A team of scientists at The Scripps Research Institute has discovered a new way to stabilize proteins -- the workhorse biological macromolecules found in all organisms. Proteins serve as the functional basis of many types of biologic drugs used to treat everything from arthritis, anemia, and diabetes to cancer.
As described in the February 4, 2011 edition of the journal Science, when the team attached a specific oligomeric array of sugars called a "glycan" to proteins having a defined structure, the proteins were up to 200 times more stable in the test tube. In the body, this stability may translate into longer half-lives for therapies, possibly lowering the overall cost of treatment for certain protein-based drugs and requiring patients to have fewer injections during a course of treatment.
The work may have major implications for the drug industry because there are a large number of protein-based drugs on the market, more in clinical trials, and many more under development worldwide. Nearly all of these protein-based drugs have glycans attached to them and are therefore called "glycoproteins." Glycoprotein-based drugs can be quite expensive to produce and usually need to be administered intravenously.
One of the challenges in producing these drugs has been increasing their stability, which generally extends their half-life in the bloodstream -- issues that the new discovery appears to address directly.
"We've now provided engineering guidelines for glycoprotein stability," said Scripps Research Professor Jeffery W. Kelly, who is chair of the Department of Molecular and Experimental Medicine, Lita Annenberg Hazen Professor of Chemistry, and member of The Skaggs Institute for Chemical Biology at Scripps Research. Kelly led the study with Scripps Research Associate Professor Evan Powers and Staff Scientist Sarah R. Hanson, in collaboration with Research Associates Elizabeth K. Culyba, Joshua Price, and colleagues.
In Search of Stability
Making therapeutic proteins more stable by attaching glycans to them is nothing new. Scientists have known for many years that the human body widely modifies proteins in this way after they are made inside cells. By some estimates, as many as a third of all types of proteins in the human body are "glycosylated," the scientific name for the process whereby glycans are attached to proteins. Scientists also know that these modifications can be directly linked to protein stability.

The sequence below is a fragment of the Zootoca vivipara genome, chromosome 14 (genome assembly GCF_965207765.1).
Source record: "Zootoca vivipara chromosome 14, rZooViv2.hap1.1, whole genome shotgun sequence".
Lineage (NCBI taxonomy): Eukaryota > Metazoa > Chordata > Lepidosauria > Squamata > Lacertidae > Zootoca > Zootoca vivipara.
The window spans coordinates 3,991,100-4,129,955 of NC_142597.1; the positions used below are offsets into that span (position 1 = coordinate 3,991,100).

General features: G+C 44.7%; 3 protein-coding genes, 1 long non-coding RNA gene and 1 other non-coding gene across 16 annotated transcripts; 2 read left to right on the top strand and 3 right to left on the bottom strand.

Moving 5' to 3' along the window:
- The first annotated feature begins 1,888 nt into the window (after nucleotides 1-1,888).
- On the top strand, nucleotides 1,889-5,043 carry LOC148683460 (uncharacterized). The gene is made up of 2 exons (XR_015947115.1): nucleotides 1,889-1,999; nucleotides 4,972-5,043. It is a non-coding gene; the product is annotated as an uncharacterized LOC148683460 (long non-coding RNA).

Attaching a glycan to one part of a protein can have a dramatic stabilizing effect, accounting for the difference between it lasting in the bloodstream for a few minutes or a few days. But attaching the same glycan to another part of the same protein can have a distinctly different destabilizing effect, turning it into the microscopic equivalent of a cooked egg -- unfolded and worthless as a medicine.
Scientists who work on these sorts of drugs often try to stabilize their therapeutic proteins with glycans, but until now nobody understood the rules that govern the process -- nobody even knew for sure if there were general rules governing it. Researchers have always made such modifications through trial-and-error -- more of a time-consuming art than an exact science.
But now, predicts Powers, "Having a rational design approach will streamline protein drug optimization quite a bit."
Simple Engineering Rules
The new research shows simple engineering rules do exist for achieving stability of glycoproteins in the test tube. In the new paper, the Scripps Research team showed that scientists could dramatically stabilize proteins by integrating the standard N-glycan into a particular part of the protein -- a structure known as a "reverse turn" containing a certain combination of amino acids. Reverse turns are found in the vast majority of proteins, making this methodology broadly applicable.
The scientists tested their ability to increase the stability of proteins by creating glycoproteins from proteins that are not normally glycosylated -- leading to increased stabilization in the test tube. These scientists have not yet looked at how long the proteins survive in the bloodstream -- that work is currently under way. But the team is confident that the principles they discovered will now give scientists a new way to predictably stabilize proteins by design.
Kelly added that this portable stabilizing structural module called the "enhanced aromatic sequon" also leads to more efficient production of glycoproteins by cells, a result that is potentially very important, since glycoproteins remain difficult to produce and purify.
In addition to Kelly, Powers, Hanson, Culyba, and Price, the article, "Protein Native-State Stabilization by Placing Aromatic Side Chains in N-Glycosylated Reverse Turns" is authored by Apratim Dhar, Chi-Huey Wong, and Martin Gruebele.
This work was supported in part by the Skaggs Institute for Chemical Biology and the Lita Annenberg Hazen Foundation, and funded through grants from the National Institutes of Health and the National Science Foundation.
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